Friday, June 24, 2011

Hezbollah Preparing For War Against Israel

Lebanon's Hezbollah militant group is preparing for a possible war with Israel to relieve perceived Western pressure to topple Syrian President Bashar Assad, its guardian ally, sources close to the movement say.

The radical Shi'ite group, which has a powerful militia armed by Damascus and Iran, is watching the unrest in neighboring Syria with alarm and is determined to prevent the West from exploiting popular protests to bring down Assad.

Hezbollah supported pro-democracy movements that toppled Western-backed leaders in Tunisia and Egypt, but officials say it will not stand idly by as international pressure mounts on Assad to yield to protesters.

It is committed to do whatever it takes politically to help deflect what it sees as a foreign campaign against Damascus, but it is also readying for a possible war with Israel if Assad is weakened.

"Hezbollah will never intervene in Syria. This is an internal issue for President Bashar to tackle. But when it sees the West gearing up to bring him down, it will not just watch," a Lebanese official close to the group's thinking told Reuters.

"This is a battle for existence for the group and it is time to return the favor (of Syria's support). It will do that by fending off some of the international pressure," he added.

The militant group, established nearly 30 years ago to confront Israel's occupation of south Lebanon, fought an inconclusive 34-day war with Israel in 2006.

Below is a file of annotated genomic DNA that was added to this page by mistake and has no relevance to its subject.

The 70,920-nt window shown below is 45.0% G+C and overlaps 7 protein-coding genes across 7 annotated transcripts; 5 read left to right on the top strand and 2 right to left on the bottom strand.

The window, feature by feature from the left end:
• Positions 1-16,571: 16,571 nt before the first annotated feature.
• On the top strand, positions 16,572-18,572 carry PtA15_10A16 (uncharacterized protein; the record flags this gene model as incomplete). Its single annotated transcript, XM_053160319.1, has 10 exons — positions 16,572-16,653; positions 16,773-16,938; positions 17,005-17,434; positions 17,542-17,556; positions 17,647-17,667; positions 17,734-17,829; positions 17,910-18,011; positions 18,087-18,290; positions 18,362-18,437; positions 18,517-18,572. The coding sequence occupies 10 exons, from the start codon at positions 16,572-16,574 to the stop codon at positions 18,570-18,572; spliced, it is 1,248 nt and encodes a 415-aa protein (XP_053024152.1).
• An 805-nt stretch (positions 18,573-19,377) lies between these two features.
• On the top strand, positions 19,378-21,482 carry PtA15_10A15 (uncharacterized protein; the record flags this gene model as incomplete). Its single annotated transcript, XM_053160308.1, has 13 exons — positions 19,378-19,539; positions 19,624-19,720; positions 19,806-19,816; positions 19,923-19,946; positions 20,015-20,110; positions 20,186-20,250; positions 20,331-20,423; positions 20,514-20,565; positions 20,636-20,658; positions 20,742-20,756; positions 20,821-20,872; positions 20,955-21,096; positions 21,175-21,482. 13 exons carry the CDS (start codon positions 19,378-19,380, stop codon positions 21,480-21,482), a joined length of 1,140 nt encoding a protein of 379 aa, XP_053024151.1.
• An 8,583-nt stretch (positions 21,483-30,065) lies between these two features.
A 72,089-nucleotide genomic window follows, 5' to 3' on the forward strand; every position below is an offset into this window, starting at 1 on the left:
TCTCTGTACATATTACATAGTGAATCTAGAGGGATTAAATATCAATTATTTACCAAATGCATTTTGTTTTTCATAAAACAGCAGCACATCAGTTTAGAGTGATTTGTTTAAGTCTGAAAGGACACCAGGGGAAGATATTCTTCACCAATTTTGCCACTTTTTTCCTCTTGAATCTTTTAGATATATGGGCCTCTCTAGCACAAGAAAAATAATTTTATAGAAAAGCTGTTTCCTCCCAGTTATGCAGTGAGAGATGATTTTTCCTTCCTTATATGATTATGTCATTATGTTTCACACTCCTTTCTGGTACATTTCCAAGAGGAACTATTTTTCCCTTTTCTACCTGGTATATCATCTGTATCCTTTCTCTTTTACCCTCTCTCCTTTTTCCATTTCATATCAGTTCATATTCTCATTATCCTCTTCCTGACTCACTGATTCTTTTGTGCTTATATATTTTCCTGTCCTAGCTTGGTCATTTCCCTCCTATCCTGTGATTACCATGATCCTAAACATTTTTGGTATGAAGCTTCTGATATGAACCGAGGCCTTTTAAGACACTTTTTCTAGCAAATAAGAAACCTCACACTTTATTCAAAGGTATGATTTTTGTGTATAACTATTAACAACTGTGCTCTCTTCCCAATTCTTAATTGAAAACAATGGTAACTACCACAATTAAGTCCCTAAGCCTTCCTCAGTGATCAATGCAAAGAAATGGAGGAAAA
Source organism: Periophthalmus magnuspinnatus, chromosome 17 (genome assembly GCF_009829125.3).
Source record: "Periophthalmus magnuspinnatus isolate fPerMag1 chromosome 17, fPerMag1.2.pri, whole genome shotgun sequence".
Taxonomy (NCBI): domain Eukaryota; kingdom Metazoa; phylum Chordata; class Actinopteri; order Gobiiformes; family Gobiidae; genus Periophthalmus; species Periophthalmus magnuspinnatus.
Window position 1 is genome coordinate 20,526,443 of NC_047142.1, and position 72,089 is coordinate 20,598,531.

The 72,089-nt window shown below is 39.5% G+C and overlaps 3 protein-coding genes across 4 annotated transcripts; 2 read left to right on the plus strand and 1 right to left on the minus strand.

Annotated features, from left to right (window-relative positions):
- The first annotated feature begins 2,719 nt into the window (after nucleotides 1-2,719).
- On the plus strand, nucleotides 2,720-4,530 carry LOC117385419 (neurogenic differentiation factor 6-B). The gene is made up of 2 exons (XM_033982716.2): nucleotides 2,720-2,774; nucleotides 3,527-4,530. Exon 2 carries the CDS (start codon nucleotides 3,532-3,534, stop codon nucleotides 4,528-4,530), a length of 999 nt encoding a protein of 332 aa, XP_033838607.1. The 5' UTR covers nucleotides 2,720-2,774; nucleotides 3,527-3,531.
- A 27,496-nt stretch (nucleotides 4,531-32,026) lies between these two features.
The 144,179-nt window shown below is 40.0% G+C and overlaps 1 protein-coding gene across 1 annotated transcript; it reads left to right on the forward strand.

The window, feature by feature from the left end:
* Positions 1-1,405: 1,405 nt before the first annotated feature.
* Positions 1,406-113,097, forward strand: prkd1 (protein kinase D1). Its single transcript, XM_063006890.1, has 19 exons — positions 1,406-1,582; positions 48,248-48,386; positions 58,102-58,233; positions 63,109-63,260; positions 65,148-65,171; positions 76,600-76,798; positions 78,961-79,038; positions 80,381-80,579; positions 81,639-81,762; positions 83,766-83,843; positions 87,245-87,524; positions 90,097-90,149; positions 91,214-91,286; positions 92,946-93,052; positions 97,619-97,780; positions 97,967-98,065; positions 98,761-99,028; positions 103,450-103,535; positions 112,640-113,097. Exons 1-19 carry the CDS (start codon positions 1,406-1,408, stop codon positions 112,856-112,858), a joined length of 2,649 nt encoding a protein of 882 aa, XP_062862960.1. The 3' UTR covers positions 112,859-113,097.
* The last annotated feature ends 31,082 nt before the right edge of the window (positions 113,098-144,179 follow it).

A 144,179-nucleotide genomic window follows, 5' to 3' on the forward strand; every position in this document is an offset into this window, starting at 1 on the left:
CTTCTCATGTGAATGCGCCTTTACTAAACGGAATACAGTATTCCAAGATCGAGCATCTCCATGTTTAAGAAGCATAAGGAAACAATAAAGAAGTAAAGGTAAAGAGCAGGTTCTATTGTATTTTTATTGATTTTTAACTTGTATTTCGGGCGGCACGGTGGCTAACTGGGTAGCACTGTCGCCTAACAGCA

Hezbollah and Syria have both denied that the group has sent fighters to support a military crackdown on the wave of protests against Assad's rule.

Hezbollah believes the West is working to reshape the Middle East by replacing Assad with a ruler friendly to Israel and hostile to itself.
"The region now is at war, a war between what is good and what is backed by Washington... Syria is the good," said a Lebanon-based Arab official close to Syria.

He said the United States, which lost an ally when Egyptian President Hosni Mubarak was overthrown in February, "wants to shift the crisis" by supporting protests against its adversary.

"For us this will be confronted in the best possible way," he said, speaking on condition of anonymity.

Analysts rule out the possibility of a full-scale regional war involving Syria, Iran and Lebanon on one side against Israel backed by the U.S. A war pitting Hezbollah against Israel was more likely, they said.

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